NASA wants to make a nasal spray that stops motion sickness
NASA has done a lot in its day—from putting a man on the Moon to exploring the surface of Mars. What you might not know is that some of the technology pioneered by the space agency continues to help up today (and we're not just talking about Tang). Now the space agency hopes to bring another of its bold inventions to the masses to help treat motion sickness.
NASA is developing a nasal spray version of scopolamine, a drug used to treat motion sickness. If scopalamine sounds familiar to you, that’s because scuba divers already use it in tablet form to help with seasickness.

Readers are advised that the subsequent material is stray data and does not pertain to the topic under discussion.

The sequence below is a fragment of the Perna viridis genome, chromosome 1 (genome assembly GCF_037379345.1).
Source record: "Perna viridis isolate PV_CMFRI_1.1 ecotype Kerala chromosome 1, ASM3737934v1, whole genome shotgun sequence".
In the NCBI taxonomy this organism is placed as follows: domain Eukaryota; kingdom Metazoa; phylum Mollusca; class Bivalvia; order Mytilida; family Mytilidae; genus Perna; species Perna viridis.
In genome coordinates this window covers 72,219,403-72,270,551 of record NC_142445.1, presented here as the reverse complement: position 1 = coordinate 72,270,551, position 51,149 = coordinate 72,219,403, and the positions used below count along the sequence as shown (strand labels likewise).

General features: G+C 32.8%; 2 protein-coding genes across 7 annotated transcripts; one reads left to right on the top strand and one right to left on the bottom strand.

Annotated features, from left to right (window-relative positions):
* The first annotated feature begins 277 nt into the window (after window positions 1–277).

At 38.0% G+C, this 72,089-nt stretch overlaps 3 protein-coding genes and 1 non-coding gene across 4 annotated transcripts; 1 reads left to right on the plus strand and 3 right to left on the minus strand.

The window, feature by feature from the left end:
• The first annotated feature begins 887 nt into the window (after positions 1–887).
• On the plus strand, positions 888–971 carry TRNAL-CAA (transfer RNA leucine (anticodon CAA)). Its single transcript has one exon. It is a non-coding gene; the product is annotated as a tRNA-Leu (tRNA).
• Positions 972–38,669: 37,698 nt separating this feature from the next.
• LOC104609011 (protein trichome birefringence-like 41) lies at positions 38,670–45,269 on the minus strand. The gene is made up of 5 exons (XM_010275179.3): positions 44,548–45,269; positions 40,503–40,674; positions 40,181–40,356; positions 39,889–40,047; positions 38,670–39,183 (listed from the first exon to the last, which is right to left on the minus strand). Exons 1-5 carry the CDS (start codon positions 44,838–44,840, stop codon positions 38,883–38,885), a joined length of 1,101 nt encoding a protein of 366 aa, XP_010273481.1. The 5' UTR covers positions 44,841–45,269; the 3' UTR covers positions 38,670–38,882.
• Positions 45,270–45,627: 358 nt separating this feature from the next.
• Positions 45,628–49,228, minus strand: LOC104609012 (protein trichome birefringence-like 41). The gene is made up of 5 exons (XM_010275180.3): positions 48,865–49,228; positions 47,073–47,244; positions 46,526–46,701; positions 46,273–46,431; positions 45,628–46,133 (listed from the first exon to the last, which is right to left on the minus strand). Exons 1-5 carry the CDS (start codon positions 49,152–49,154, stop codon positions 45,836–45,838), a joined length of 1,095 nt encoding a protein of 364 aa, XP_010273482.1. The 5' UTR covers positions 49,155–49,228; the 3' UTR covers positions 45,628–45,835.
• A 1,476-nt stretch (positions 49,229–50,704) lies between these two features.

Astronauts, of course, have to deal with some of the most extreme gravitational forces felt by anyone when they ride on a rocket to space. After extensive testing, scientists at NASA's Johnson Space Center found that an Intranasal Scopalamine spray (INSCOP) works faster and more reliably than any pill.
According to Geek.com, NASA has signed an agreement with Epiomed Therapeutics to develop and commercialize INSCOP. The two companies first conduct clinical trials of their motion sickness nasal spray to get the FDA’s approval. Hopefully the drug will come to market soon to help everyone on a plane or boat.